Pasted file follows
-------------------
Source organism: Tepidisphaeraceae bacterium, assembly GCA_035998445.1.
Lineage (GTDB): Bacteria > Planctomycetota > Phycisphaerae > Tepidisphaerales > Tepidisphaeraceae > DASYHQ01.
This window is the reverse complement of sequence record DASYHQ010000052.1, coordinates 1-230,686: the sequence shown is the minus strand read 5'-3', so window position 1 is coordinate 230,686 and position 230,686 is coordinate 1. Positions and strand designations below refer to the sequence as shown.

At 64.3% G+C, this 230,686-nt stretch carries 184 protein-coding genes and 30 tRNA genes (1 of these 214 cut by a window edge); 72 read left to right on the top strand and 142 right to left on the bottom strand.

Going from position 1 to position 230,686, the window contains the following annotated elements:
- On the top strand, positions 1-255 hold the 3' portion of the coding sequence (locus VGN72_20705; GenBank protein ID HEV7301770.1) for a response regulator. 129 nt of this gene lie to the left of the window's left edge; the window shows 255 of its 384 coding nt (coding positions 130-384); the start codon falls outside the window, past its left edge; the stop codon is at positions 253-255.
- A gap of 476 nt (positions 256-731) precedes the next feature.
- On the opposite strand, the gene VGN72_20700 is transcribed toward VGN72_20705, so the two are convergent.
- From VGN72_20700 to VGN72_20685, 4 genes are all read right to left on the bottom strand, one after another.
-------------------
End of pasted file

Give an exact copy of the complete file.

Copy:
Source organism: Tepidisphaeraceae bacterium, assembly GCA_035998445.1.
Lineage (GTDB): Bacteria > Planctomycetota > Phycisphaerae > Tepidisphaerales > Tepidisphaeraceae > DASYHQ01.
This window is the reverse complement of sequence record DASYHQ010000052.1, coordinates 1-230,686: the sequence shown is the minus strand read 5'-3', so window position 1 is coordinate 230,686 and position 230,686 is coordinate 1. Positions and strand designations below refer to the sequence as shown.

At 64.3% G+C, this 230,686-nt stretch carries 184 protein-coding genes and 30 tRNA genes (1 of these 214 cut by a window edge); 72 read left to right on the top strand and 142 right to left on the bottom strand.

Going from position 1 to position 230,686, the window contains the following annotated elements:
- On the top strand, positions 1-255 hold the 3' portion of the coding sequence (locus VGN72_20705; GenBank protein ID HEV7301770.1) for a response regulator. 129 nt of this gene lie to the left of the window's left edge; the window shows 255 of its 384 coding nt (coding positions 130-384); the start codon falls outside the window, past its left edge; the stop codon is at positions 253-255.
- A gap of 476 nt (positions 256-731) precedes the next feature.
- On the opposite strand, the gene VGN72_20700 is transcribed toward VGN72_20705, so the two are convergent.
- From VGN72_20700 to VGN72_20685, 4 genes are all read right to left on the bottom strand, one after another.